A Map Quest

I’m a map guy. I admit it and I say it with pride. I like to see the whole layout, get the entire picture, as it were. Or, at least as much as one can get, without actually walking the trail.

I was commissioned recently to guide two teenage brothers on their first ruffed grouse hunt in Northern Minnesota. The Boys, aged 13 & 14, are not map guys. Certainly not paper map guys.

The plan was to camp along the shore of Lake Winnibigoshish, and walk the trails of the Chippewa National Forest. My first stop was the ranger station for a decent map.

On the drive up, The Boys had nothing but derision for my paper map fetish. “We can just google map it!”, they claimed over and over.

I tried to explain the need for an actual map. Technology isn’t always reliable, batteries die, charging fails for one reason or another, signal evaporates.

All to no avail. They were convinced that I was a dinosaur.

Upon entering the ranger station, I promptly stated that my only need was a decent map of the forest. I was just as quickly denied of my quest.

“I’m not allowed to sell you a map. It’s not my job, and no one else is here.”

I asked if he had maps available. He answered yes. I saw the evasive map plastered to the wall with a price of $14.96, tax included. A bit pricey, but I offered $15, and the qualified individual could complete the transaction later, upon their return. I received an apologetic no. Getting desperate, I offered $20, but received another negative response.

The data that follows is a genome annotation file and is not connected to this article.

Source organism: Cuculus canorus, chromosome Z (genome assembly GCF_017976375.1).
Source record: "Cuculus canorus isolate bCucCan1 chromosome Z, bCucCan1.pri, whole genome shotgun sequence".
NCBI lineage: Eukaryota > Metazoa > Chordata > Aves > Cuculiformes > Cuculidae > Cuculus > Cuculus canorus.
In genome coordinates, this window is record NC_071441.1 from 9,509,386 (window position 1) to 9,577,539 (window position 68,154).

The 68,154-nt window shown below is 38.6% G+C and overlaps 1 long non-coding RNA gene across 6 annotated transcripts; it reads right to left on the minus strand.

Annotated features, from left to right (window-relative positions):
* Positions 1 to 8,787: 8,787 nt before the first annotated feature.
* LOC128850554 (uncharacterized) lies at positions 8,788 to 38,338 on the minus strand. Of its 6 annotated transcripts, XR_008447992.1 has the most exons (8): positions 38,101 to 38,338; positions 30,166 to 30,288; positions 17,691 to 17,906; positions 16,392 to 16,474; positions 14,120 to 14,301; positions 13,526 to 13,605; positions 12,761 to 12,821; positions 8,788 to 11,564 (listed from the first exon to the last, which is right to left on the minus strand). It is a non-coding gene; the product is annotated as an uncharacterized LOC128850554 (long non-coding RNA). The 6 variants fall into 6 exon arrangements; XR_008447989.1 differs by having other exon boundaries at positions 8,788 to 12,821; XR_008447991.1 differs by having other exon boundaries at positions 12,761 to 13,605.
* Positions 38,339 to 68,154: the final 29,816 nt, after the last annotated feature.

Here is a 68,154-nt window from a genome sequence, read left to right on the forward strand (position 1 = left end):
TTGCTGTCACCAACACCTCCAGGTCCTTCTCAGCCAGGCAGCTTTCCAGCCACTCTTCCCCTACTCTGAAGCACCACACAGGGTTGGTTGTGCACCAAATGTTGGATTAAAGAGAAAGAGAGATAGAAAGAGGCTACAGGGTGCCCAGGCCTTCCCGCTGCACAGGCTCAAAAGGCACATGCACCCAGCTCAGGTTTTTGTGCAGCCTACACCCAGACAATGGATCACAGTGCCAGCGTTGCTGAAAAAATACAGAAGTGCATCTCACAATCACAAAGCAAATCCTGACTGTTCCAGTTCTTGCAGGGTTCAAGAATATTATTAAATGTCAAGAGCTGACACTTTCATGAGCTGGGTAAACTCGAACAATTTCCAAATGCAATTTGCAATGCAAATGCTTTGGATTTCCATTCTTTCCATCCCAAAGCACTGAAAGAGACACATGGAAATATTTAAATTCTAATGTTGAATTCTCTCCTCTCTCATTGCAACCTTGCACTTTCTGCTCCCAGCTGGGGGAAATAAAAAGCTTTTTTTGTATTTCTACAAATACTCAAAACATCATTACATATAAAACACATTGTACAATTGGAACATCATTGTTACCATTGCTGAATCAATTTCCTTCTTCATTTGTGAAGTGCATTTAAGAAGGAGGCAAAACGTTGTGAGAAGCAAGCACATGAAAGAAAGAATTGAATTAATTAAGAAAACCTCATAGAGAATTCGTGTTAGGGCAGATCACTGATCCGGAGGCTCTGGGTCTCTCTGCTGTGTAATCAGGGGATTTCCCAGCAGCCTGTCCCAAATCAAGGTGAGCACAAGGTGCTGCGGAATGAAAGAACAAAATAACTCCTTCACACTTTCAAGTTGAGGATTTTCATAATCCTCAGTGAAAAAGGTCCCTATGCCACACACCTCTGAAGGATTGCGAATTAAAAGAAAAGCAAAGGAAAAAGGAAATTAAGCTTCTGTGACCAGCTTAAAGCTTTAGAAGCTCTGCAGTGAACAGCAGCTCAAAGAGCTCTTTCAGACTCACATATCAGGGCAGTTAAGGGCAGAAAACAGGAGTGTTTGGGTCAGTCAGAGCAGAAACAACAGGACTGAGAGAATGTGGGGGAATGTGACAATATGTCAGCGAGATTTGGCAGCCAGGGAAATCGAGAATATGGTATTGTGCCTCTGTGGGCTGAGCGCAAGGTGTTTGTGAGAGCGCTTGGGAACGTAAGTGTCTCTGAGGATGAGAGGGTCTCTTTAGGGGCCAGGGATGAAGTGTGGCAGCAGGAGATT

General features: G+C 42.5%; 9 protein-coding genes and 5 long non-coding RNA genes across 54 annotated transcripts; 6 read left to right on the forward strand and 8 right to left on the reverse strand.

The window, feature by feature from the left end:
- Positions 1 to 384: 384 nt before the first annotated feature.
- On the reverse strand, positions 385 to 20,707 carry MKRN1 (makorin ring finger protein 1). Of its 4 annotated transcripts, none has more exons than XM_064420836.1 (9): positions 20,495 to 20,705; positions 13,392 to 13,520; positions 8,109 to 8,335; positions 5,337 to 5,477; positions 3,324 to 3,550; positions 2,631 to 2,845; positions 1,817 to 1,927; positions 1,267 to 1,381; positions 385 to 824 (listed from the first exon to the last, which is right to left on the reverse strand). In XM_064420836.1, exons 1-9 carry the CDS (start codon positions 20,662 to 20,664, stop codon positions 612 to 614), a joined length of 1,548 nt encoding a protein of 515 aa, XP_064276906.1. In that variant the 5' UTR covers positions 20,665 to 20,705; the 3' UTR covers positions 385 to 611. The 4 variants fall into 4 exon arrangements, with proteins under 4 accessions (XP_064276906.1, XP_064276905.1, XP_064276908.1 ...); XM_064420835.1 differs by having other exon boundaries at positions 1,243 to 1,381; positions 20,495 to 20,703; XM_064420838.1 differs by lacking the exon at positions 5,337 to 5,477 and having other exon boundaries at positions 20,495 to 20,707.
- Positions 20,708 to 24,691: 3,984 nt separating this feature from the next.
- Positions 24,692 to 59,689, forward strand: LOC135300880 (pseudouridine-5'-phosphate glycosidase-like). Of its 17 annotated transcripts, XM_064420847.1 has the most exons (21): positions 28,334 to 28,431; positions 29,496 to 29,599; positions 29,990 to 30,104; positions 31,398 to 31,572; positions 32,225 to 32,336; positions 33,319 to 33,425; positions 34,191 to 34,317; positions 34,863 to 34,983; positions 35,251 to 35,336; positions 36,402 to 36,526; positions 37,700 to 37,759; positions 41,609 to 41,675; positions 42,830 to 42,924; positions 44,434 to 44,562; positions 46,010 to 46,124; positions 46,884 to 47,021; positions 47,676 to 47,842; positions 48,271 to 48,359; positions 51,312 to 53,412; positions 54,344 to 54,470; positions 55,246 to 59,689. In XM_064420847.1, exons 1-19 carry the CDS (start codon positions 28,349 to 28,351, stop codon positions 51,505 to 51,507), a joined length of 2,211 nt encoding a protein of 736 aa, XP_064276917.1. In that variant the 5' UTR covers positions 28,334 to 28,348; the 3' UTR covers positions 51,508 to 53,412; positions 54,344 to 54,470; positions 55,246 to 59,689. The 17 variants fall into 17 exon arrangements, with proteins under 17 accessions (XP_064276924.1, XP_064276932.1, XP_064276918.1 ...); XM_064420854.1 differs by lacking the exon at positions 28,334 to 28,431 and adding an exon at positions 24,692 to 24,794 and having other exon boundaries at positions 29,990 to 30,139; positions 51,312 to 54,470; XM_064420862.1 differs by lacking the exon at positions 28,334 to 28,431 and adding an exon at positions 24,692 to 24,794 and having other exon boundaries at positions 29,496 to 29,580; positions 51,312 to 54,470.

“It’s not my job. I’m not allowed to sell you a map.”

I wondered if that statement sounded as absurd to his ears as it did to mine.

Then the park employee committed, what I consider, a cardinal sin: “Just google map it,” he says.

It was a dagger to my heart. Now, I wasn’t just angry, but wounded. You know what they say about wounded animals…

The Boys beamed; The Alaskan fumed.

We took two ATV maps that divided the forest. We found them lacking. We also took some specific HWT maps, but found them also lacking. As suspected, we also, at very inopportune times, found the cell coverage to be lacking. But between the three sources, we managed to piece together a game plan, and always managed to find our way out of the woods.

Sadly, The Boys remain sketchy at reading a map, and good luck getting either one of them to fold a map properly.

About icefogger

Just a basic, down to Earth, laid back type of guy here, who loves the outdoors, the indoors, jazz on the turntable, a fire in the woodstove, the northern lights blazing across the sky, and the company of good friends. View all posts by icefogger

2 responses to “A Map Quest

  • Larry

    icefogger– did you consider using your cell phone to take a photo of the $15 map thus combining both options– or was it too big ???? Pleased you were able to be out and about in Mother Nature’s playground. How was the hunting ??? Did you see any Badgers??

    • icefogger

      Larry, to get the entire map in a photo, I list all details of the smaller trails, which defeated the purpose.
      We did not see any badgers, but The Boys were instructed to shoot any on sight.

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